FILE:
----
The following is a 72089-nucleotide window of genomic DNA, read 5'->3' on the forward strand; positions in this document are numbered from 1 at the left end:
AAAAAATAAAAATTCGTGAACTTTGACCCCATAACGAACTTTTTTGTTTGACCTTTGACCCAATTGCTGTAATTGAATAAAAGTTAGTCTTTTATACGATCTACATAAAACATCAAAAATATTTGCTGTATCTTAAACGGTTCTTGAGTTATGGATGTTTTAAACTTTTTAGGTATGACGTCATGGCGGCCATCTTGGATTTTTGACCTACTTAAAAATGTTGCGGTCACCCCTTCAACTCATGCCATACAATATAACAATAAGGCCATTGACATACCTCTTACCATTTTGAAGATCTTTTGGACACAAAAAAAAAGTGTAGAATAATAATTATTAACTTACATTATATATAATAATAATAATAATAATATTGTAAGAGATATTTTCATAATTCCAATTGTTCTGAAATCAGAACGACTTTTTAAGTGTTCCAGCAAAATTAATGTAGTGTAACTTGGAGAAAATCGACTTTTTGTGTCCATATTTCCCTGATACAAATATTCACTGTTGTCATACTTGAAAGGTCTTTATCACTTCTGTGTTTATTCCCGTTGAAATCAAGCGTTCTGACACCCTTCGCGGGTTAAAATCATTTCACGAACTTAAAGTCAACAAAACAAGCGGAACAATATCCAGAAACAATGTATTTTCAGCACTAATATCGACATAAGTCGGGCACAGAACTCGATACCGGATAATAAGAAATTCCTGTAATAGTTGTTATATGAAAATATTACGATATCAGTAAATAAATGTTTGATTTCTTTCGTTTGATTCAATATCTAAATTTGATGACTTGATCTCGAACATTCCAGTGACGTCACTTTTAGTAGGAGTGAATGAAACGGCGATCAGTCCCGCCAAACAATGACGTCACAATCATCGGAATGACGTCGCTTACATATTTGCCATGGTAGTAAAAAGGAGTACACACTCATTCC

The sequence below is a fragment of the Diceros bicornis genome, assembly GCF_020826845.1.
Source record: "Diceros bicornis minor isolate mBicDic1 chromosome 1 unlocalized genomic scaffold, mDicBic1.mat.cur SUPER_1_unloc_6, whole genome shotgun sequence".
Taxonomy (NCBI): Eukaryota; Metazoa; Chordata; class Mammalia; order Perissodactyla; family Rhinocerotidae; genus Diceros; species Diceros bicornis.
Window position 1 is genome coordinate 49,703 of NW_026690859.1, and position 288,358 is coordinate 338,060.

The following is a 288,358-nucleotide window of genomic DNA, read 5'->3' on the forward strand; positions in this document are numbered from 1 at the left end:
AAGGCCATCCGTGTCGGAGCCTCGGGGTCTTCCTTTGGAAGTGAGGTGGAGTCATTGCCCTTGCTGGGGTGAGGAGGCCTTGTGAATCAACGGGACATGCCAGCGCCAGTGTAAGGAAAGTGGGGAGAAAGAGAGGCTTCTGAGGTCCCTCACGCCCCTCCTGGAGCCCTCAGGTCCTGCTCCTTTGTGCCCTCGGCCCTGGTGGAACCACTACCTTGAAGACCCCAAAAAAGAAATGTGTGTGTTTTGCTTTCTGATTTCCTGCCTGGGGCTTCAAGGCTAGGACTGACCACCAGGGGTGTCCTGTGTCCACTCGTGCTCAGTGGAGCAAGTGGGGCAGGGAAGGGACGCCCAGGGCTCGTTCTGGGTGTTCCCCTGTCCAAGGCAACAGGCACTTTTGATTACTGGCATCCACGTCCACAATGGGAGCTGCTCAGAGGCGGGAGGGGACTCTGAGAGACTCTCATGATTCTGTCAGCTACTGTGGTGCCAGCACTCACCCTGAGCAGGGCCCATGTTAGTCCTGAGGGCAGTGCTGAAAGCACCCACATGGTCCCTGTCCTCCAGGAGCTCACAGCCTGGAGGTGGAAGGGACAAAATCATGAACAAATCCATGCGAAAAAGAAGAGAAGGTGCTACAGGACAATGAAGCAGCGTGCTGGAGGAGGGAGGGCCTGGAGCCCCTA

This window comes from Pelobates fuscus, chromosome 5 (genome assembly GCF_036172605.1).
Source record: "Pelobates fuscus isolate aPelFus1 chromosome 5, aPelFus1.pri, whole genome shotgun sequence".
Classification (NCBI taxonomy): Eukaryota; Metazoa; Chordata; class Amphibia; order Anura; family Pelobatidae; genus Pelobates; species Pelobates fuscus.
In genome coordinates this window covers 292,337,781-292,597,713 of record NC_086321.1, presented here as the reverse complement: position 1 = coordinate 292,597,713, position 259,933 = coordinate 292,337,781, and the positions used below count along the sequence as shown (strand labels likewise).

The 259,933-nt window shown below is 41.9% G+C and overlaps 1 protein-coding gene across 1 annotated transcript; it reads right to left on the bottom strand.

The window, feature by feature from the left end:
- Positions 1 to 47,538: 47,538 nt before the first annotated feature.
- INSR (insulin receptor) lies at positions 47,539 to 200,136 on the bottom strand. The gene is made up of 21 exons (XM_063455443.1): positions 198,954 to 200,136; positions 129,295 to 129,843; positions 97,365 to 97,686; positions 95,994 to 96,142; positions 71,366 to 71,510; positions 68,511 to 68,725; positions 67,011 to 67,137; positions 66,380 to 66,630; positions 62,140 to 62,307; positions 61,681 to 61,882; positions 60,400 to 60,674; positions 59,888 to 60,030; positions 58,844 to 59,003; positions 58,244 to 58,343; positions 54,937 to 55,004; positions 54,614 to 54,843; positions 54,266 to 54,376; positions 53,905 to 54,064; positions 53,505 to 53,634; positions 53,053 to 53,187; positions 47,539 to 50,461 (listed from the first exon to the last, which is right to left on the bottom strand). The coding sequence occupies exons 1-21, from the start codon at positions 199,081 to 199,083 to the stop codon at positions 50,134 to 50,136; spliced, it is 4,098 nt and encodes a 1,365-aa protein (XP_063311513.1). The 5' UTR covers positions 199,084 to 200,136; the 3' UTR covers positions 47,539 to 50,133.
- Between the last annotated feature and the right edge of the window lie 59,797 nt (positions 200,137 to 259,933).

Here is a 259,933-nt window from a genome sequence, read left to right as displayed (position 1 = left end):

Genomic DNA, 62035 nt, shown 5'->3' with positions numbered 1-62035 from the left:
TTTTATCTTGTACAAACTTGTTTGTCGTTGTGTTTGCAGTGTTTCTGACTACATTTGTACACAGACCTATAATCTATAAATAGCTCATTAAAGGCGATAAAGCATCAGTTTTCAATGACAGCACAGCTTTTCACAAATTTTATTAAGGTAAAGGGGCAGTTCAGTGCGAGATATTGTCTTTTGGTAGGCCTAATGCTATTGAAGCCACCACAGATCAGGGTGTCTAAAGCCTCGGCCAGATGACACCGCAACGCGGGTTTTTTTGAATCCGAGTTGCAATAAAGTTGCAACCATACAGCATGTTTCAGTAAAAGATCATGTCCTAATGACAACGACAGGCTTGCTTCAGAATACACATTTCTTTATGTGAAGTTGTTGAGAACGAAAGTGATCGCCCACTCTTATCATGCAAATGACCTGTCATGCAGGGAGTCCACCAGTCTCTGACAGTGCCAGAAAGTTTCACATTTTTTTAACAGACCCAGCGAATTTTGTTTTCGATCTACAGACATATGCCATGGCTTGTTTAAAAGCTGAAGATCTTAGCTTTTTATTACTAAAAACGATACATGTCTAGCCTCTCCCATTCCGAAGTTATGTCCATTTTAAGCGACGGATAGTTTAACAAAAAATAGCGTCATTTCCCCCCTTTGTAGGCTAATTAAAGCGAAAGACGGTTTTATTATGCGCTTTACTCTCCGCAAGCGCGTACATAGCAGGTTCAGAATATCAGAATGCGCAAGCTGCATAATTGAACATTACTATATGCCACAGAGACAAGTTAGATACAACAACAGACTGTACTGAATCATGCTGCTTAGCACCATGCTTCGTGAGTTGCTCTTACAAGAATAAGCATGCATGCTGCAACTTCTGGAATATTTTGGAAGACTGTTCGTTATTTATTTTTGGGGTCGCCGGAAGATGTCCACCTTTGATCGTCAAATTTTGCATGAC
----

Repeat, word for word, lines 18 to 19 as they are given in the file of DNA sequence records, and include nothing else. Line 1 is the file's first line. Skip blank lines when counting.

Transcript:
Here is a 259,933-nt window from a genome sequence, read left to right as displayed (position 1 = left end):

Genomic DNA, 62035 nt, shown 5'->3' with positions numbered 1-62035 from the left: